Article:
batches to restaurants to be presented

in stews, rissoles, fresh off the flames,

or in a multitude of other dishes.

Rio Douro is not only a stop for those

with a Portuguese heritage, though. It has

also become one of the most reliable delis

in Johannesburg for ingredients not found

elsewhere. In recent years, there has also

been a growing clientele of immigrants

longing for a taste of home, especially

those from former Portuguese colonies

such as Angola and Mozambique.

This is a deli filled with memories.

The siblings laugh over one of the


PEOPLE AND FOOD

“ALL THAT REALLY MATTERS IS

THAT GREAT PASTÉIS DE NATA

COULD BRING ABOUT WORLD

PEACE IF CONSUMED BY WORLD

LEADERS SIMULTANEOUSLY,

FRESH OUT OF THE OVEN”

Clockwise, from above left: Sergio de Andrade, Fernando Domingues and Suzy’s husband, Manuel Farinha, shoot the breeze café-style at Bembom; perfect pastéis de nata;

Filomena Jardin with a display of local chorizo at Rio Douro Fisheries; chicken livers and bacalhau – staples at Parreirinha.


PEOPLE AND FOOD

OTHER PORTUGUESE

SPOTS TO TRY

MADEIRA BAR

Cheap and cheerful

56 Winnie Street, Regents Park,

La Rochelle, Johannesburg

011 435 2477

A CHURRASQUEIRA

Moved from Rosettenville,

still great for families

37 Webb Street, Brackendowns,

Johannesburg 011 867 5914

BELEM BAKERY

A prominent Portuguese bakery

57 Augusta Road, Regents Park,

Johannesburg 011 435 1004

Parreinrinha. Each day, she spends most

of her time in the kitchen, making sure

every dish is prepared to her standard.

“I get bored on Sundays when we close

the restaurant. My children say I need

rest, but I love it here too much.”

9 6th Street, La Rochelle, Johannesburg;

tel: 011 435 3809

Above: A stop at Rio Douro Fisheries can turn into a major shopping spree. Portuguese pottery, salted bacalhau,

and traditional sausage can be found among other imported fare.

most prominent of these in their mind:

portioning hundreds of pieces of bacalhau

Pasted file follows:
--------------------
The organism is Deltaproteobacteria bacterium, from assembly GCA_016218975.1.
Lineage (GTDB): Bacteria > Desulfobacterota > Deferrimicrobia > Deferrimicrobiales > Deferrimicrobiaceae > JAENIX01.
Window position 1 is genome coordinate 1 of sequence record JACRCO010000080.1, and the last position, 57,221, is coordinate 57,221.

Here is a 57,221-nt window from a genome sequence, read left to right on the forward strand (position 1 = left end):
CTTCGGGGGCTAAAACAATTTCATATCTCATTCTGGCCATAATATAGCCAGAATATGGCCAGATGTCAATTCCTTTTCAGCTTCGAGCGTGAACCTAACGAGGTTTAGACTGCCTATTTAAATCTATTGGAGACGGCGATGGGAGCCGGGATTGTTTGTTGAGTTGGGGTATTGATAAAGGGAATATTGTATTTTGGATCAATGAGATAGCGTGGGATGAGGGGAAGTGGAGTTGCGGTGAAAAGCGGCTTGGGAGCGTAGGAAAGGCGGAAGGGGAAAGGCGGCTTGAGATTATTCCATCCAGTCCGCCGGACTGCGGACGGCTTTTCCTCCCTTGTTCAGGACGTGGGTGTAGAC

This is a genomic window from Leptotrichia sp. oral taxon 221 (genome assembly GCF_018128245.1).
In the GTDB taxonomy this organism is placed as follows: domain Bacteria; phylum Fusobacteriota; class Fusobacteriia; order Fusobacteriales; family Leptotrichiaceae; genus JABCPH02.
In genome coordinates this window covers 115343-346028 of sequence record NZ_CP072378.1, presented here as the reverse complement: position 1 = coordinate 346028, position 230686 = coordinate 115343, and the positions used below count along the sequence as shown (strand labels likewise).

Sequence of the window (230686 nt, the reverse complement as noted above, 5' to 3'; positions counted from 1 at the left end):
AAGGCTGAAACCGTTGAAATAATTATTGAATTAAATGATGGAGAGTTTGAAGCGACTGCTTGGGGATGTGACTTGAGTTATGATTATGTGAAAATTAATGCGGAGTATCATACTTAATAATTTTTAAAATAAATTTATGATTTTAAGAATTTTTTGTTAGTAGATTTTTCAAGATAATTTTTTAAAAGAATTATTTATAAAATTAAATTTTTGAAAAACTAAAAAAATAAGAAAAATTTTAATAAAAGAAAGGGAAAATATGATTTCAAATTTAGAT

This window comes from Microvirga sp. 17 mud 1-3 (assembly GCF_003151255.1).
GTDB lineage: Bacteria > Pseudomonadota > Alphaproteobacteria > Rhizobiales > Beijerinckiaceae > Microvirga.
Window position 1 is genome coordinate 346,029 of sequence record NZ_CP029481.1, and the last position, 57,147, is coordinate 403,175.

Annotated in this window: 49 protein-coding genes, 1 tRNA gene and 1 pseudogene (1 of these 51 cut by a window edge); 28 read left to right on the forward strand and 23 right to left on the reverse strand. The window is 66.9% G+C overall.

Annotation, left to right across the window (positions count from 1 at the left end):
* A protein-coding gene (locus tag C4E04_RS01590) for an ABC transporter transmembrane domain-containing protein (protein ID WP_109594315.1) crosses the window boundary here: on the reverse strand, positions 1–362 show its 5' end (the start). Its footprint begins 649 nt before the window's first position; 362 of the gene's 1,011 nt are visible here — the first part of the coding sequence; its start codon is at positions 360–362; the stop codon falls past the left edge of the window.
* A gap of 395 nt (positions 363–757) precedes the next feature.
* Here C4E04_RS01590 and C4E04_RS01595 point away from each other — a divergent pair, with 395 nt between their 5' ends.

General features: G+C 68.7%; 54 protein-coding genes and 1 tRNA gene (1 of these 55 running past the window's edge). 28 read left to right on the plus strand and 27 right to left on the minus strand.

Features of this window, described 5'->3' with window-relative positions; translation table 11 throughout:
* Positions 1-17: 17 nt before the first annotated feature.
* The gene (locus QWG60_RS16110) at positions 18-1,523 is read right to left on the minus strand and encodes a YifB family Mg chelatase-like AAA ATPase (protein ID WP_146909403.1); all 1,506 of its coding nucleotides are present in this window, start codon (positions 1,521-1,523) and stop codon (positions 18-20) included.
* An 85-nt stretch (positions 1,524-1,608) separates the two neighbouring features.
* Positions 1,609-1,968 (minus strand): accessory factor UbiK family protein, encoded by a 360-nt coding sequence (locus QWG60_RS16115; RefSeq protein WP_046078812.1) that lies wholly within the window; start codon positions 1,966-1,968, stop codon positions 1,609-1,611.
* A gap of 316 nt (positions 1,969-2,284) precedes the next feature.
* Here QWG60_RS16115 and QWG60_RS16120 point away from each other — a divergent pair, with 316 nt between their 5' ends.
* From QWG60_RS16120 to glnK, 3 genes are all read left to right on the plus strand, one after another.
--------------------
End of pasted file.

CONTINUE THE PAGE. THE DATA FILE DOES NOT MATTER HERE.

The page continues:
through the night around Easter, when the

dish becomes even more popular during Lent.

In just one memory the siblings capture

the essence of what has made Rio Douro

a destination: its loyal community who

travel from even further than Johannesburg’s

boundaries to buy their favourite produce.

155 Main Street, Kenilworth, Johannesburg;

tel: 011 683 3617

THE MOTHER OF ROSETTENVILLE

Joburg allows very little to remain the

same, but some corners remain unchanged.

One of these is Parreirinha (say Pa-rey-ringhere),

the Portuguese restaurant that most

residents of the City of Gold will know.

Here, matriarch Maria da Cunha oversees

her kitchen, family and an army of ties

strung from the rafters left behind after

raucous business meetings.

Meaning “little grapevine”, Parreirinha

first opened its doors in 1975 in what

had previously housed the Sixth Street

police station. The original cell bars are still

visible, but these days patrons are fighting

to get in rather than out.

“It doesn’t feel like I’ve been here for

42 years,” Maria says with honest disbelief.

Describing her regular customers, she

seems to recall the details of each person’s

life. She’s watched little boys grow into

doctors and, in turn, bring their own

families to the restaurant.

Maria’s three children are entrenched

in Parreirinha, overseeing the front of

house, admin and the kitchen. Patrons